- review the current reputation status and identify potential issues
- collect more positive reviews and improve online reputation
- define the best-performing strategies for increasing trustworthiness and image
- prevent reputation issues and crisis by immediately reacting to them.
Having and implementing this checklist will be a huge step in building your company’s brand, be it a small barbershop, salon, spa or wellness business.
Without further ado, let’s go over each point.
The Ultimate Online Review Management Checklist for Personal Services Led Local Businesses
Here are six things you need to do to own your business’s online reputation.
1. Do a Reputation Audit
The first step to managing the reputation of your small business is to find out where you stand. How do clients perceive your local business?
Here’s how to do it:
- Check relevant review sites. These could be Google, Facebook, Yelp or other local business directories. Read what clients are saying about you in reviews, testimonials, or how they’re rating your business. Write down the review ranks as well as the overall impressions and observations.
- Google your company’s name. Many reputation issues could be found this way, as Google shows reviews and social media posts with hashtags with your company name.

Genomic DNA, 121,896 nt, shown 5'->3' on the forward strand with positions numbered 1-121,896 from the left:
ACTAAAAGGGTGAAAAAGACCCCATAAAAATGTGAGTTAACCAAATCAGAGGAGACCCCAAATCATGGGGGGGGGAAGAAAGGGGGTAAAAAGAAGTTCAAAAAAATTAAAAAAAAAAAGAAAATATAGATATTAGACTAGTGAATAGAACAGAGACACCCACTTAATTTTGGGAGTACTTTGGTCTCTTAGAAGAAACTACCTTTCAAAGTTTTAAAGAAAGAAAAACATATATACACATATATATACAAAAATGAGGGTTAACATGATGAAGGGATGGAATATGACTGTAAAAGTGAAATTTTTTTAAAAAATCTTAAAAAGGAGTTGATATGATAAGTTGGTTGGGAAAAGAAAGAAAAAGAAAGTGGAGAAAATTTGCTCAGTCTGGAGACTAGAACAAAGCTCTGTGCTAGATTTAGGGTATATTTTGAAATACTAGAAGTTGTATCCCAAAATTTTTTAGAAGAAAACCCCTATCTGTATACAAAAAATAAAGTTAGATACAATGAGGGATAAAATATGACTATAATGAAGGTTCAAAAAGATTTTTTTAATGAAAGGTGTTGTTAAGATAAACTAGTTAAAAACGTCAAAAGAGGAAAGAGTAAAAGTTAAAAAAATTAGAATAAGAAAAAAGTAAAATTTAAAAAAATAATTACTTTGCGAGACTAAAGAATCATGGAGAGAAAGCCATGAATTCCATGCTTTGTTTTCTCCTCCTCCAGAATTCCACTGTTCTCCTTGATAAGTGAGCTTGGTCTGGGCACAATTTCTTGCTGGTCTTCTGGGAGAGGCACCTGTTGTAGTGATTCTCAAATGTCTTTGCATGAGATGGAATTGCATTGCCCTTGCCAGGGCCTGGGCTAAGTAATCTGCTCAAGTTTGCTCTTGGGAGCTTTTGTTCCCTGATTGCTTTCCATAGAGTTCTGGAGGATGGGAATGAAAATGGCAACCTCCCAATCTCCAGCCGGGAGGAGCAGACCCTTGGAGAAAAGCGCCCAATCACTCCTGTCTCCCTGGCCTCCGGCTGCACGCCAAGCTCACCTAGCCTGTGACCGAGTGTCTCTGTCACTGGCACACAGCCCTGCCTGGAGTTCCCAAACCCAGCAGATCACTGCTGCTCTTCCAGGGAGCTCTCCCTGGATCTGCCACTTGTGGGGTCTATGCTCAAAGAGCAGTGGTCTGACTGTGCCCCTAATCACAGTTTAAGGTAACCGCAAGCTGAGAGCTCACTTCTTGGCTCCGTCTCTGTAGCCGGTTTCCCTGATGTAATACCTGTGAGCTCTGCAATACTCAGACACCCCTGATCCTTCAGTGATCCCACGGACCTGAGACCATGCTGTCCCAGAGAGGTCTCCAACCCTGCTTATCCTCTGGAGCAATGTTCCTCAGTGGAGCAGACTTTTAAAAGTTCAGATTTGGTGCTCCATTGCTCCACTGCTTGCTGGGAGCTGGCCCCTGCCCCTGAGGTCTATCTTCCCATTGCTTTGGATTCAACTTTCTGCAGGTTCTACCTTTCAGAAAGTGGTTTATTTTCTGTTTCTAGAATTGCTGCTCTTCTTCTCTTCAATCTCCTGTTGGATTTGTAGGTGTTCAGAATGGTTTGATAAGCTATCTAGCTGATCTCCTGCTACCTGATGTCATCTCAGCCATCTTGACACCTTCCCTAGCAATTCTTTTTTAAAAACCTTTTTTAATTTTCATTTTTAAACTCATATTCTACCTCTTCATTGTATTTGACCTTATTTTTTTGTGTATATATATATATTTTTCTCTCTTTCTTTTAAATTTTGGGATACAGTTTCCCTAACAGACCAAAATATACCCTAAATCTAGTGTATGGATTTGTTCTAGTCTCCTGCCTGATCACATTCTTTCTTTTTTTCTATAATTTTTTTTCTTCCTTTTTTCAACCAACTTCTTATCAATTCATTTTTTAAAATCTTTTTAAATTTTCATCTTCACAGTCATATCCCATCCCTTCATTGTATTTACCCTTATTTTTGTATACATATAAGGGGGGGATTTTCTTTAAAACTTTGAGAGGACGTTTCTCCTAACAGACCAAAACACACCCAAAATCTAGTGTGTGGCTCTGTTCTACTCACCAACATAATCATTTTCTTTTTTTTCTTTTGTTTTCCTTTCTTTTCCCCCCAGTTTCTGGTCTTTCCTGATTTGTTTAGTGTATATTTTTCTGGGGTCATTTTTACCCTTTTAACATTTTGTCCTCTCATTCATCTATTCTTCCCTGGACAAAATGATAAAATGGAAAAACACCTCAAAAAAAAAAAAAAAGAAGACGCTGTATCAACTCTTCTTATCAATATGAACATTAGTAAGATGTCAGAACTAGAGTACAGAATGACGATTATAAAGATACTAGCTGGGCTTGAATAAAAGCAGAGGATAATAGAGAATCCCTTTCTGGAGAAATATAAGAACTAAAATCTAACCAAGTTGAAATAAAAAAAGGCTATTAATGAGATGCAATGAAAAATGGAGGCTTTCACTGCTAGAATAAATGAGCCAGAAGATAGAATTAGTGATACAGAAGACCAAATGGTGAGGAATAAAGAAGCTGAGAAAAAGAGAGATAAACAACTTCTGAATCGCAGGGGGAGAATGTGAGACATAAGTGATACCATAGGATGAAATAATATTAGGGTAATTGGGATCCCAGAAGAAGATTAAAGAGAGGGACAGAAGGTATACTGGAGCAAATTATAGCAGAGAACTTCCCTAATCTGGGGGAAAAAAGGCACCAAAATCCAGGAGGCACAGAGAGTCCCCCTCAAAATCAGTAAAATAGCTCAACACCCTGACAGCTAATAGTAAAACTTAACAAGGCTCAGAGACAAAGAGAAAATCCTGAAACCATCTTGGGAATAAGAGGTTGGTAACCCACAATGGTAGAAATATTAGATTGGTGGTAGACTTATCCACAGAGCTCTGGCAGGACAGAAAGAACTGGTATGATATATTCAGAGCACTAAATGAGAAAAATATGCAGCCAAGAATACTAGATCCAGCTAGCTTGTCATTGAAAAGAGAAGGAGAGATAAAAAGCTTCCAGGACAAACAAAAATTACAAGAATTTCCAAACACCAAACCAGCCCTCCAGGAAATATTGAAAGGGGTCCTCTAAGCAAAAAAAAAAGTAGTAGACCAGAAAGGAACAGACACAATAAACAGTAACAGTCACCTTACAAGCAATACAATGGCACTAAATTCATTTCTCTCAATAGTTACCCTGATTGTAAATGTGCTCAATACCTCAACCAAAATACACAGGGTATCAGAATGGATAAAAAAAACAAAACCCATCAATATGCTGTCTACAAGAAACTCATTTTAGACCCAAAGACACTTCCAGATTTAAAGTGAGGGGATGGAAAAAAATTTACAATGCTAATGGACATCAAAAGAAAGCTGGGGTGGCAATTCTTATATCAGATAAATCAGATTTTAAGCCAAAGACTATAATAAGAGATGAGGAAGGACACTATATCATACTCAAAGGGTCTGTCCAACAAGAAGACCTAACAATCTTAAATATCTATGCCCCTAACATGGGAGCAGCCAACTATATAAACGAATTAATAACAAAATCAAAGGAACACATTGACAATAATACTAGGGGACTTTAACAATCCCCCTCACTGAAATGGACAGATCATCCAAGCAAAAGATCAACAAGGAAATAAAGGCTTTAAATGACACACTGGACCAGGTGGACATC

- Find opportunities to improve reputation management. Write down what you think to be the reputation issues. This could be negative reviews or a low business rating on Google, etc.
These steps should give you an idea of how your business is perceived by your clients. It’s important to repeat this audit every 2-3 weeks to address any problems.
The most important bit? You need to take care of them asap before they hinder your business development strategy. No questions asked.
Here’s how to handle it properly.
2. Develop Guidelines and Responses to Negative Reviews
Negative reviews are common reputation issues.
The worst thing for a local business owner like you, is to ignore them.
Here’s why – for clients, a lack of response to complaints means that you don’t really care about them and no one wants to deal with a local business that ignores its clients.
That’s why the next point on this checklist is to develop guidelines for responding to negative reviews. These guidelines will also ensure that you respond and handle negative reviews respectfully and professionally.